Ongoing neural activity influences stimulus detection—that is, whether or not an object is seen. Here, we uncover how it could influence the content of what is seen. In ambiguous situations, for instance, ongoing neural fluctuations might bias perception toward one or the other interpretation. Indeed, we show increased information flow from category-selective brain regions (here, the fusiform face area [FFA]) to the primary visual cortex before participants subsequently report seeing faces rather than a vase in the Rubin face/vase illusion. Our results identify a neural connectivity pathway that biases future perception and helps determine mental content.
Ongoing fluctuations in neural excitability and in networkwide activity patterns before stimulus onset have been proposed to underlie variability in near-threshold stimulus detection paradigms—that is, whether or not an object is perceived. Here, we investigated the impact of prestimulus neural fluctuations on the content of perception—that is, whether one or another object is perceived. We recorded neural activity with magnetoencephalography (MEG) before and while participants briefly viewed an ambiguous image, the Rubin face/vase illusion, and required them to report their perceived interpretation in each trial. Using multivariate pattern analysis, we showed robust decoding of the perceptual report during the poststimulus period. Applying source localization to the classifier weights suggested early recruitment of primary visual cortex (V1) and ∼160-ms recruitment of the category-sensitive fusiform face area (FFA). These poststimulus effects were accompanied by stronger oscillatory power in the gamma frequency band for face vs. vase reports. In prestimulus intervals, we found no differences in oscillatory power between face vs. vase reports in V1 or in FFA, indicating similar levels of neural excitability. Despite this, we found stronger connectivity between V1 and FFA before face reports for low-frequency oscillations. Specifically, the strength of prestimulus feedback connectivity (i.e., Granger causality) from FFA to V1 predicted not only the category of the upcoming percept but also the strength of poststimulus neural activity associated with the percept. Our work shows that prestimulus network states can help shape future processing in category-sensitive brain regions and in this way bias the content of visual experiences.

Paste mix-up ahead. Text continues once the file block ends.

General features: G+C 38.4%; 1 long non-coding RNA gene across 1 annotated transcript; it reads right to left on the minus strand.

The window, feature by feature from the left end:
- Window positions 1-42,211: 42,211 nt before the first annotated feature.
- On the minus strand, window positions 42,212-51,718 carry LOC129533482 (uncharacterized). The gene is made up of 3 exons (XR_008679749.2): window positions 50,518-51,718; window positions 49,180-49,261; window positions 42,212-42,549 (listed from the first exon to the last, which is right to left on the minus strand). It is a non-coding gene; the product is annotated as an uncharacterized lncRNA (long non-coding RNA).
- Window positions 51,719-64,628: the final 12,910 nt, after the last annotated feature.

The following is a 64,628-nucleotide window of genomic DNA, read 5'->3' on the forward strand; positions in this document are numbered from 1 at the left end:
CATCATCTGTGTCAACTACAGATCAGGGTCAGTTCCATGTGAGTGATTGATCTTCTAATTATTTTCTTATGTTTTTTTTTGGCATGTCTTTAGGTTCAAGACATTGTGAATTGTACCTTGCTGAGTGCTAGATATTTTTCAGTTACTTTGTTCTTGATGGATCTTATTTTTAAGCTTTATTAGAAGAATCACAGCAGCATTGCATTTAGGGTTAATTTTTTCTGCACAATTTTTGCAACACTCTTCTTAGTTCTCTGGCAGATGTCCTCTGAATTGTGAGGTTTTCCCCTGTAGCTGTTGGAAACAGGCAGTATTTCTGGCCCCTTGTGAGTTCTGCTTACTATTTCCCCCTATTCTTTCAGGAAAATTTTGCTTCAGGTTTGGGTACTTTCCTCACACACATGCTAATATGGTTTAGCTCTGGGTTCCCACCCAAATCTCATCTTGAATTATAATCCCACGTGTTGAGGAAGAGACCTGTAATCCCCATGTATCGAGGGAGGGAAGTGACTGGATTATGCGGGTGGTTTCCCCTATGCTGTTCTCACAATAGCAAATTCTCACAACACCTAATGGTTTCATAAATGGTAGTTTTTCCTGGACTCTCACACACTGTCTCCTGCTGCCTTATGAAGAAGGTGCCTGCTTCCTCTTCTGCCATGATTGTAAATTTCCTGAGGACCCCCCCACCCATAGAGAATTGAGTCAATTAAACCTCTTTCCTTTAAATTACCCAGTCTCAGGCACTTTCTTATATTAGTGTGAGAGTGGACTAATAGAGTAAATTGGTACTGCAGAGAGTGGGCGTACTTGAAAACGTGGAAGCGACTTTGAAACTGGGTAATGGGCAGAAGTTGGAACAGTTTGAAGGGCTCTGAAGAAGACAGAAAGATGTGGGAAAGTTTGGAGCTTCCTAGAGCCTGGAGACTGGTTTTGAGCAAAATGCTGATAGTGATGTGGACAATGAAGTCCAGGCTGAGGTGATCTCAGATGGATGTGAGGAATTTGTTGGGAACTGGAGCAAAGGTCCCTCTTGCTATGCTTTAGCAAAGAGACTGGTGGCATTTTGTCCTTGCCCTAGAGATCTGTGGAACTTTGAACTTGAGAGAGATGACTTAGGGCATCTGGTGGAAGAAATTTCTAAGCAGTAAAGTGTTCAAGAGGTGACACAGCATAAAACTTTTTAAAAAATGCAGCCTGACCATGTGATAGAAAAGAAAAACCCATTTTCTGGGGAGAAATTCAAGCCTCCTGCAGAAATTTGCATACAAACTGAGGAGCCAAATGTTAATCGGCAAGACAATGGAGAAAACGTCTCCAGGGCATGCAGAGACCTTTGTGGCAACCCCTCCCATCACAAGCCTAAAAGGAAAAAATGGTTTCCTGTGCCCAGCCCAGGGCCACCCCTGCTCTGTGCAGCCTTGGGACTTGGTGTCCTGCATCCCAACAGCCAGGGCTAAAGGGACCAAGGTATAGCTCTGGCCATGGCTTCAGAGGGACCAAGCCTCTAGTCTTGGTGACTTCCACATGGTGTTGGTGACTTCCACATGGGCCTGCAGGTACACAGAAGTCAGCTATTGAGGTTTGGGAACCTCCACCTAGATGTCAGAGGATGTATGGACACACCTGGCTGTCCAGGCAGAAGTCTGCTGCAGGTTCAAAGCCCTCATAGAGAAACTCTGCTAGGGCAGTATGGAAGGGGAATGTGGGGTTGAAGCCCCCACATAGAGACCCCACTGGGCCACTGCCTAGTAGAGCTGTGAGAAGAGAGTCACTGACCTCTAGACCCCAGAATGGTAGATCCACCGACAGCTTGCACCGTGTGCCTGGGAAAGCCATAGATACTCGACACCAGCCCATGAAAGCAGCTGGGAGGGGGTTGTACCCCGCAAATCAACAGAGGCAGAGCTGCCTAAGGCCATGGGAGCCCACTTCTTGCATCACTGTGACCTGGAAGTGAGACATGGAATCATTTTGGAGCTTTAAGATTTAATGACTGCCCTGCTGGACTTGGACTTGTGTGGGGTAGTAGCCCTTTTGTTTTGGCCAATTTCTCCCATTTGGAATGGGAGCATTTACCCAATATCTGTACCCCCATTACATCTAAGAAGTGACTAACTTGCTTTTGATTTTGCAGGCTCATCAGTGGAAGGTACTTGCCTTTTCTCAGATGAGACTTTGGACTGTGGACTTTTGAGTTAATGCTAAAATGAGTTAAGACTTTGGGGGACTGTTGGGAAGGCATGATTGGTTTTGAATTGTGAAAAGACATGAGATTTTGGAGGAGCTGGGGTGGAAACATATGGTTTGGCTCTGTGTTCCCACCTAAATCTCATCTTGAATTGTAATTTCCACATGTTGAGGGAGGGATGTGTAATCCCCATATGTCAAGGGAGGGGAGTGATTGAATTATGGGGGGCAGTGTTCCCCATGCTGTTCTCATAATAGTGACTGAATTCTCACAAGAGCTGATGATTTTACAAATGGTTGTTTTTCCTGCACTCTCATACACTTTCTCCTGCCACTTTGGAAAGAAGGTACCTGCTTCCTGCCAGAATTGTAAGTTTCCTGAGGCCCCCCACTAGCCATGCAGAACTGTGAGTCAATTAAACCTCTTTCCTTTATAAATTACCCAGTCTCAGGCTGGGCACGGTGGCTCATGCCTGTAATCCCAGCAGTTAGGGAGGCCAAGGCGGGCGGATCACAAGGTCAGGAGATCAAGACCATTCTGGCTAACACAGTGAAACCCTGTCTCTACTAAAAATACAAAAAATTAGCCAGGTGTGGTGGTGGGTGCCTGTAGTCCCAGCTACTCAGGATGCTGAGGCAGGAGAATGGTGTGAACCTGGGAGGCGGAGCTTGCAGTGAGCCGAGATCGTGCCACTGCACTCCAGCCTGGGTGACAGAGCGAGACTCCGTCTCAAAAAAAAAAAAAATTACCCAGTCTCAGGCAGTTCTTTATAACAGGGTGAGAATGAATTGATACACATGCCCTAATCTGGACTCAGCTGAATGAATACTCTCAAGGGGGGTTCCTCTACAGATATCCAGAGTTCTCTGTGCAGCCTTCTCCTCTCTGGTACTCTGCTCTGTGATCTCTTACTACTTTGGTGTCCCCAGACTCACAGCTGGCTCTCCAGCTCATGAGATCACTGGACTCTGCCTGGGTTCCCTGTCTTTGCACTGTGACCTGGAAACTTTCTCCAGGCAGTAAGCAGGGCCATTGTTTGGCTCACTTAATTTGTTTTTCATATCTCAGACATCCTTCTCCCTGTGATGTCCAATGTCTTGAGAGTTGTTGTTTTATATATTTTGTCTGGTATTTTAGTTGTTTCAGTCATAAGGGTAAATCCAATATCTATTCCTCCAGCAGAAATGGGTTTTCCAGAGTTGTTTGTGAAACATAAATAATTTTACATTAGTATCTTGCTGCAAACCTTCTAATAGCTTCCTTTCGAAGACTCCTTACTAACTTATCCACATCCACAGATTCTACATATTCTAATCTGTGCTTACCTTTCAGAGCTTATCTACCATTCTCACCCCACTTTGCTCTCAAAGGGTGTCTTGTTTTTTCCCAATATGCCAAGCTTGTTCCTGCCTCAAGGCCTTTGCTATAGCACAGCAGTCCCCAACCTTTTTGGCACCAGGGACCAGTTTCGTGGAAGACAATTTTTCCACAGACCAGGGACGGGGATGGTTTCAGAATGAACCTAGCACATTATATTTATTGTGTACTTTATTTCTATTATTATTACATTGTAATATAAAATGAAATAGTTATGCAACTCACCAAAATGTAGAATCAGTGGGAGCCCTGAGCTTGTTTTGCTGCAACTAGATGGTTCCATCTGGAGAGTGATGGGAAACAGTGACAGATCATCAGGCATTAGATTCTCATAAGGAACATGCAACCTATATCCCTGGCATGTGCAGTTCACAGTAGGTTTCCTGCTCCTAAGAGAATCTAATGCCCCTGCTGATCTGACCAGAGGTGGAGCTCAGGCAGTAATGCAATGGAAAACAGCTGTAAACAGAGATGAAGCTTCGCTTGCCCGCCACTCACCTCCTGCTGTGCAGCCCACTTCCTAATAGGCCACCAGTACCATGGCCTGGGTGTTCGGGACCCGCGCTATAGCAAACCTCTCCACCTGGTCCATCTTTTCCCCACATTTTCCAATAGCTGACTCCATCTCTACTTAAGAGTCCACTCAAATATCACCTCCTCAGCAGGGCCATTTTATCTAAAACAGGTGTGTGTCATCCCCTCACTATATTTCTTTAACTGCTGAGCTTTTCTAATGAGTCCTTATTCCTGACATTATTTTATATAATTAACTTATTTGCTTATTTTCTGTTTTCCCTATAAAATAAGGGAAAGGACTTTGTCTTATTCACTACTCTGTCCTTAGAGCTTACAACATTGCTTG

Wednesday, August 21, 2019

More diversity in Flow-land.

I will pass on part of an email from Mr. Todd Denen occasioned by my 8/16/19 post, in which he assures me, that unlike the Flow Genome Project and Flow Collective Research Project discussed in that post, his Flow Research University is legit:
“ My name is Todd Denen and I just came across your post on the FGP guys. I just wanted to say not all Flow training programs are bullshit.....
I'm the founder of the Advanced Flow University which teaches the Flow state from the perspective of the Yogi Flow Experts.
In my book, PEAK PERFORMANCE SECRETS, I reveal the Advanced Flow Techniques which have been used by the Yogi Flow Experts for over 5,000 years. This has allowed them to achieve the highest level of Consciousness, the 7th Level of Flow.
If you are interested, I'm doing a promotion on it right now and you can get it for free on Amazon….."
Here is a screen shot showing only three of the numerous free books by Mr. Denen available from Amazon's Kindle offerings.

I couldn't resist downloading and having a look at "Peak Performance Secrets" and "FLOW STATE SEX TEST" (Advanced Flow University Book 3).

Unbelievable stuff.   Kudos to Amazon for its carefully vetted high quality Kindle offerings!

Monday, August 19, 2019

What we see is influenced by what we can do about it

Djebbara et al. do experiments that resolve an ancient debate on the relationship between cognition, movement, and environment, showing that potential actions afforded by an architectural environment influence perception. We perceive the world not as an observer-independent reality but in the mold of potential actions, shaped by the current needs and other personal attributes of the actor–perceiver. I pass on their significance and abstract statements, and then a clip from a description of the work by Gepshtein and Snider.

Using electroencephalography and virtual reality, our research provides a unique perspective on the centuries-old open-ended debate in cognitive neuroscience and philosophy on the relationship among cognition, movement, and environment. Our results indicate that cortical potentials vary as a function of bodily affordances reflected by the physical environment. First, the results imply that cognition is inherently related to the potential movement of the body; thus, we posit that action is interrelated with perception, actively influencing the perceivable environment. Second, these results indicate that moving in space is to continuously construct a prediction of a world of affordances, suggesting that architects take up the continuity of spaces, given that the unfolding of bodily movement alters perception and experience.
Anticipating meaningful actions in the environment is an essential function of the brain. Such predictive mechanisms originate from the motor system and allow for inferring actions from environmental affordances, and the potential to act within a specific environment. Using architecture, we provide a unique perspective on the ongoing debate in cognitive neuroscience and philosophy on whether cognition depends on movement or is decoupled from our physical structure. To investigate cognitive processes associated with architectural affordances, we used a mobile brain/body imaging approach recording brain activity synchronized to head-mounted displays. Participants perceived and acted on virtual transitions ranging from nonpassable to easily passable. We found that early sensory brain activity, on revealing the environment and before actual movement, differed as a function of affordances. In addition, movement through transitions was preceded by a motor-related negative component that also depended on affordances. Our results suggest that potential actions afforded by an environment influence perception.